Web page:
In a contract of partnership, we said that the purpose of registration is to give notice to third parties; that failure to register the contract does not affect the liability of the partnership and of the partners to third persons; and that neither does such failure affect the partnership’s juridical personality.65 An unregistered contract of partnership is valid as among the partners, so long as it has the essential requisites, because the main purpose of registration is to give notice to third parties, and it can be assumed that the members themselves knew of the contents of their contract.66 The non-registration of a deed of donation does not also affect its validity. Registration is not a requirement for the validity of the contract as between the parties, for the effect of registration serves chiefly to bind third persons.67

Likewise relevant is the pronouncement that registration is not a mode of acquiring a right. In an analogous case involving an unrecorded deed of sale, we reiterated the settled rule that registration is not a mode of acquiring ownership.

Registration does not confer ownership. It is not a mode of acquiring dominion, but only a means of confirming the fact of its existence with notice to the world at large.68

Registration, then, is the confirmation of the existence of a fact. In the instant case, registration is the confirmation of election as such election. It is not the registration of the act of election, although a valid requirement under Commonwealth Act No. 625, that will confer Philippine citizenship on the petitioners. It is only a means of confirming the fact that citizenship has been claimed.

Indeed, we even allow the late registration of the fact of birth and of marriage.69 Thus, has it been admitted through existing rules that the late registration of the fact of birth of a child does not erase the fact of birth. Also, the fact of marriage cannot be declared void solely because of the failure to have the marriage certificate registered with the designated government agency.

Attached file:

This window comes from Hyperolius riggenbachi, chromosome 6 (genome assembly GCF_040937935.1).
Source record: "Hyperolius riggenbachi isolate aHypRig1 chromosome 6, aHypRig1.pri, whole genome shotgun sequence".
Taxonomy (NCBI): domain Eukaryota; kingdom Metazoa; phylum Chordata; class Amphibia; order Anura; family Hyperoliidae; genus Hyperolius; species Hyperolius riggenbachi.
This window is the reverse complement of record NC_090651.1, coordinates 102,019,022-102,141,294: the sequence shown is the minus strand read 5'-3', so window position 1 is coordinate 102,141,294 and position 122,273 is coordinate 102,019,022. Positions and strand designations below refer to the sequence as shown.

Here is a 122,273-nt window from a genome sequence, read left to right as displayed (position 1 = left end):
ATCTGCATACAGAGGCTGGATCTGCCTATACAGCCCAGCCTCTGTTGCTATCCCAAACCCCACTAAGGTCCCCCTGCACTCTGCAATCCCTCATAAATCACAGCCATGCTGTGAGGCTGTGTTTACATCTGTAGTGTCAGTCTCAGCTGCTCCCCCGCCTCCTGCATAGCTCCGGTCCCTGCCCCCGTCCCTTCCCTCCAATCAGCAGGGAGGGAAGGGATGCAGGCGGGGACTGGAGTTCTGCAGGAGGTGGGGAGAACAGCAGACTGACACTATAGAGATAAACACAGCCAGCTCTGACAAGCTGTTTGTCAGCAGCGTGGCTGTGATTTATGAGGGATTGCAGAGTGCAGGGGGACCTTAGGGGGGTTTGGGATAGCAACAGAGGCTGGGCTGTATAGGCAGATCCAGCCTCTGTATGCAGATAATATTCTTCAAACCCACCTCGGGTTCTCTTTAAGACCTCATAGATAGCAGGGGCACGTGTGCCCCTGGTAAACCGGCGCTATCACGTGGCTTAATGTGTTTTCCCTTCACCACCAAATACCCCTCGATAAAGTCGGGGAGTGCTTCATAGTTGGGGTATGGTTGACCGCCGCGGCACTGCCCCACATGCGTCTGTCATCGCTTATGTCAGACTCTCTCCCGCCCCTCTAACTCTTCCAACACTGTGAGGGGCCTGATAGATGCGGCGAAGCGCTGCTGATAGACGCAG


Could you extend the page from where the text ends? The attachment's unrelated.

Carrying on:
Notably, the petitioners timely took their oath of allegiance to the Philippines. This was a serious undertaking. It was commitment and fidelity to the state coupled with a pledge "to renounce absolutely and forever all allegiance" to any other state. This was unqualified acceptance of their identity as a Filipino and the complete disavowal of any other nationality.

Petitioners have passed decades of their lives in the Philippines as Filipinos. Their present status having been formed by their past, petitioners can no longer have any national identity except that which they chose upon reaching the age of reason.

Corollary to this fact, we cannot agree with the view of the Court of Appeals that since the ACR presented by the petitioners are no longer valid on account of the new requirement to present an E-series ACR, they are deemed not properly documented.70 On the contrary, petitioners should not be expected to secure E-series ACR because it would be inconsistent with the election of citizenship and its constructive registration through their acts made public, among others, their exercise of suffrage, election as public official, and continued and uninterrupted stay in the Philippines since birth. The failure to register as aliens is, obviously, consistent with petitioners’ election of Philippine citizenship.

The leanings towards recognition of the citizenship of children of Filipino mothers have been indicated not alone by the jurisprudence that liberalized the requirement on time of election, and recognized positive acts of Philippine citizenship.

The favor that is given to such children is likewise evident in the evolution of the constitutional provision on Philippine citizenship.